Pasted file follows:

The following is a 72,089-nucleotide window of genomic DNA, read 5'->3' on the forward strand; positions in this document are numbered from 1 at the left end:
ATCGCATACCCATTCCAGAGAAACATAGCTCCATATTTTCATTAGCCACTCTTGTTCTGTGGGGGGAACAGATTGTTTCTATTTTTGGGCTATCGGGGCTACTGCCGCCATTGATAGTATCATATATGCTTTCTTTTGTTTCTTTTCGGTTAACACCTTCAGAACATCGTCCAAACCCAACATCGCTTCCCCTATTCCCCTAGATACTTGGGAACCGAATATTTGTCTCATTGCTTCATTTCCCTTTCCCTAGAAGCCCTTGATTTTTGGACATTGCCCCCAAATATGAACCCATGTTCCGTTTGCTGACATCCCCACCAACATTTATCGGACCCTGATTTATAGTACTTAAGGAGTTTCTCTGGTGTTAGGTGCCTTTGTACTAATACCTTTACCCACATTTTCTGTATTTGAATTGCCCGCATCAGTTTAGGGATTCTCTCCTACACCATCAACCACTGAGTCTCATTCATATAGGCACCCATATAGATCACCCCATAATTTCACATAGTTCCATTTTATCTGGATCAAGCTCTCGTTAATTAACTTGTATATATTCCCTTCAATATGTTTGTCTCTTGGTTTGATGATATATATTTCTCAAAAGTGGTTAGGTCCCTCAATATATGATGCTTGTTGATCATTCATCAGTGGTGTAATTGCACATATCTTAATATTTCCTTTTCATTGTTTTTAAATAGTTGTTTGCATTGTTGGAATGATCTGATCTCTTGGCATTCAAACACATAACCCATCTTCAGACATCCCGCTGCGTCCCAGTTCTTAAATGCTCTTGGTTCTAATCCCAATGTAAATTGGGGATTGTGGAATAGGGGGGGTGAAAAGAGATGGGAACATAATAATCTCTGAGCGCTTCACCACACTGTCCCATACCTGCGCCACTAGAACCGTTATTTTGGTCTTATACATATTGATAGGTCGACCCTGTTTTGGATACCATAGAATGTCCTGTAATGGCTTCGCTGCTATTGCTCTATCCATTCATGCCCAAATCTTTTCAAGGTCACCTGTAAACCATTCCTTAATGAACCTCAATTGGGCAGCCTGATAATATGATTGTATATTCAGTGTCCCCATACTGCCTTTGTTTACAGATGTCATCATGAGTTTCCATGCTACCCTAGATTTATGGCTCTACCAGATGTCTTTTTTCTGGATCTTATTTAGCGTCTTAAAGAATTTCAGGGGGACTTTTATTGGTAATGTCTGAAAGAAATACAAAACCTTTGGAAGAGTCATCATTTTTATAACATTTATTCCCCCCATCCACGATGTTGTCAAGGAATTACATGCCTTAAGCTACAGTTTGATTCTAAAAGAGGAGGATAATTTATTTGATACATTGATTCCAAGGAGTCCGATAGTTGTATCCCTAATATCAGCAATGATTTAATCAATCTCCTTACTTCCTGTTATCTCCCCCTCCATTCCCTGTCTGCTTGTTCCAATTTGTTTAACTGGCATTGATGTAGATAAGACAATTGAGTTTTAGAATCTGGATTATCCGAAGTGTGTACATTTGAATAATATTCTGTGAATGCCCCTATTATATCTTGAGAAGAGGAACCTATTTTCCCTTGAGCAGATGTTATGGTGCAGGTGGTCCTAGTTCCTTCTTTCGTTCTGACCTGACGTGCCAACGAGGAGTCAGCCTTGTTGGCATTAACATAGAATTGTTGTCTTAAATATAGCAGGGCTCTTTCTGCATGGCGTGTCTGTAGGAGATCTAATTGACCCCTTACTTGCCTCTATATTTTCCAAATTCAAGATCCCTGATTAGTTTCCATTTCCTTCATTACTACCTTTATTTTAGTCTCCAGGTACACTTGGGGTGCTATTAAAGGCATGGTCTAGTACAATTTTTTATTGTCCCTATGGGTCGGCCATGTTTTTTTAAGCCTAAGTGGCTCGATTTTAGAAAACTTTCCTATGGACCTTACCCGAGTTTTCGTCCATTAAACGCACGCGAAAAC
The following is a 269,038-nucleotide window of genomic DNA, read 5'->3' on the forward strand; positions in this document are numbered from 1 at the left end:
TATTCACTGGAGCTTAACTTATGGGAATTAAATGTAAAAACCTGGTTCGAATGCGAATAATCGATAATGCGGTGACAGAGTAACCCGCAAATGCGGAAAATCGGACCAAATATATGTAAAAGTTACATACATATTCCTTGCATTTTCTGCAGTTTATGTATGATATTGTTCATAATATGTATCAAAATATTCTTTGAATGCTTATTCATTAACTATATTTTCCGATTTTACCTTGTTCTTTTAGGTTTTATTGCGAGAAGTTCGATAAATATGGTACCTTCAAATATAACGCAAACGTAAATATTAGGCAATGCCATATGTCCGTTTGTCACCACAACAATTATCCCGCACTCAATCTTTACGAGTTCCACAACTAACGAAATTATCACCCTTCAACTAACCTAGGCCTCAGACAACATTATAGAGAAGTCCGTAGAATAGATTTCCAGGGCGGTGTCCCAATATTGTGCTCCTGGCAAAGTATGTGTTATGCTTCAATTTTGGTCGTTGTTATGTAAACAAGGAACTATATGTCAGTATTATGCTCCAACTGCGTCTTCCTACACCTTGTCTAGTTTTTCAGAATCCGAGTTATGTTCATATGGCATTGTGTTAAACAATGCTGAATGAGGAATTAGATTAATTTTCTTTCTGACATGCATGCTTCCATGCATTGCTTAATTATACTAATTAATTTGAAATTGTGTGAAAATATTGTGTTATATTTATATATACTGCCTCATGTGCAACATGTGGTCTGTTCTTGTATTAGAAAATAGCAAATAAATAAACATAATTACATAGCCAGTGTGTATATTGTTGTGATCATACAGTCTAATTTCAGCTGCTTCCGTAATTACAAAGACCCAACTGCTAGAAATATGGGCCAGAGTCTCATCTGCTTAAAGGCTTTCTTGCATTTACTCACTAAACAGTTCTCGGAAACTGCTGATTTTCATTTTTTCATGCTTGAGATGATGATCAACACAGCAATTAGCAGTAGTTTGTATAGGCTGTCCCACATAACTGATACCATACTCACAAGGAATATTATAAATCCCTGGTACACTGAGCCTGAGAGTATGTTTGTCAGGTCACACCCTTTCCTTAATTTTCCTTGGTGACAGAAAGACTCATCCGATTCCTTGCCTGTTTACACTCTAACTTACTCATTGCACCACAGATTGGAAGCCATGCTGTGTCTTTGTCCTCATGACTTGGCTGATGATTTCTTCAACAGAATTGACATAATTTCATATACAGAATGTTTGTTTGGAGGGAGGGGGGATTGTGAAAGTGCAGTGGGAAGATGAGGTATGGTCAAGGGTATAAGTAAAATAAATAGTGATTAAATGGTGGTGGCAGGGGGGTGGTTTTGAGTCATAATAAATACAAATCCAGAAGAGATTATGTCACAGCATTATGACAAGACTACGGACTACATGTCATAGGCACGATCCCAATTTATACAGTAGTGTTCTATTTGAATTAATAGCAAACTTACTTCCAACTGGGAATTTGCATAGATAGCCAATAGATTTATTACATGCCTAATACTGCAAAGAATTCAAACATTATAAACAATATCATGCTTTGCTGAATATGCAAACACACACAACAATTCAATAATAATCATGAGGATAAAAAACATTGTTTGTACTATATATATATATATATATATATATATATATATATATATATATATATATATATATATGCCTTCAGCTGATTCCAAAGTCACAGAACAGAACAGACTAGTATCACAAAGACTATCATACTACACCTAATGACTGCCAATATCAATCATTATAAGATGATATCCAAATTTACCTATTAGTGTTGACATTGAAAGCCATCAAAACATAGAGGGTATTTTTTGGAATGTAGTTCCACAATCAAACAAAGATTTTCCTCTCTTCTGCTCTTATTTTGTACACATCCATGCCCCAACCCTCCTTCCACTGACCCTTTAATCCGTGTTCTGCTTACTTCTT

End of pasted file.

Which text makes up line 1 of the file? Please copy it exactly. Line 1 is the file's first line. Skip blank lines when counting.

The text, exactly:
The following is a 72,089-nucleotide window of genomic DNA, read 5'->3' on the forward strand; positions in this document are numbered from 1 at the left end: